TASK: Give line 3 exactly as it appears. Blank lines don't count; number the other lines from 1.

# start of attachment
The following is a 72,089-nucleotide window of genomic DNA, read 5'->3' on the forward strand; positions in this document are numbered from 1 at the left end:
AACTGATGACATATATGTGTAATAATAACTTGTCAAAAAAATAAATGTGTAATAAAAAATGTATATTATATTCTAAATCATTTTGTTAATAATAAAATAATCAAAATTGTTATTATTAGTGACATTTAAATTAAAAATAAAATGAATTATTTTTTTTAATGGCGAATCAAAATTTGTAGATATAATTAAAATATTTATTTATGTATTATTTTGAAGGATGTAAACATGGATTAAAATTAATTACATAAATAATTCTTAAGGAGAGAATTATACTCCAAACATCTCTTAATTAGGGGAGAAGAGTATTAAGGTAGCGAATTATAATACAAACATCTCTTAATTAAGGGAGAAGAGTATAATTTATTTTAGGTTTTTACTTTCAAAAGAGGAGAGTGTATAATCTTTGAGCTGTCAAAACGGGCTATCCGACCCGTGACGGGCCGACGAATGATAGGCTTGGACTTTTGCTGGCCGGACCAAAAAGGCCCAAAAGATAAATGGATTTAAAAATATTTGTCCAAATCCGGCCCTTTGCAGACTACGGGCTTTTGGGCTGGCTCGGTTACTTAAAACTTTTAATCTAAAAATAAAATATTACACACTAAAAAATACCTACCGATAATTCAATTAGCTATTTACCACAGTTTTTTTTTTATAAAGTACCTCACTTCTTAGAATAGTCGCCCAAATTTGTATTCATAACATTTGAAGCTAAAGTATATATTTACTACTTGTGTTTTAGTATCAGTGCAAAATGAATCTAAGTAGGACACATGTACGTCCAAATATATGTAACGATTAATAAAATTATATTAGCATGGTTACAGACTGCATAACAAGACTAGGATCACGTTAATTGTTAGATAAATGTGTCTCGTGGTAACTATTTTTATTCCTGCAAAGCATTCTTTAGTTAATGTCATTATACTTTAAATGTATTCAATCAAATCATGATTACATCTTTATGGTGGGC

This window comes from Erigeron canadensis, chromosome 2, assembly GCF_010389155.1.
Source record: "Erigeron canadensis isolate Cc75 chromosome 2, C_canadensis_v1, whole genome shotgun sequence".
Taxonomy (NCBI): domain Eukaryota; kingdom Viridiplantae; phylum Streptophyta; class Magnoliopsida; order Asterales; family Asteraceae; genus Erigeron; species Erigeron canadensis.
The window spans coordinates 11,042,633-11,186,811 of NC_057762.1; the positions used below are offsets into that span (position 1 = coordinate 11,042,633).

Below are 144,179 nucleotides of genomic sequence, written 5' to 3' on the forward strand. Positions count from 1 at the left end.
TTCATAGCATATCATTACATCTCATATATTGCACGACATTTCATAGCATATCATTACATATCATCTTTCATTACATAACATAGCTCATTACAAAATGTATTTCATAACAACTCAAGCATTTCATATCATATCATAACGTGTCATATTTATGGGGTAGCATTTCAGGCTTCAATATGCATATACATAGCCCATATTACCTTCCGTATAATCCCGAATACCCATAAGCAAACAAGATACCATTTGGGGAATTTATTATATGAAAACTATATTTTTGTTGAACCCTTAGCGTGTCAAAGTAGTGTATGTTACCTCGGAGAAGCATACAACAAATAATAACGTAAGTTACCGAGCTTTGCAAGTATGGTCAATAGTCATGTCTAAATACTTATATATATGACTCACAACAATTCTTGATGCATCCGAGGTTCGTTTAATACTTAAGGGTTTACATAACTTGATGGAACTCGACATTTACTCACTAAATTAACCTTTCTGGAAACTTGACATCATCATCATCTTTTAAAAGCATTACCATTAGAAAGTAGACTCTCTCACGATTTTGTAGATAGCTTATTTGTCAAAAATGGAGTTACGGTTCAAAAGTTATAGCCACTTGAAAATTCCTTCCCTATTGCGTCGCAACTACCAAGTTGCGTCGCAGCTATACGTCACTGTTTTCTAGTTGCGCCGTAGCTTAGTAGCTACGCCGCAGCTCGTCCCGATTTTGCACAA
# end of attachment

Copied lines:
This window comes from Erigeron canadensis, chromosome 2, assembly GCF_010389155.1.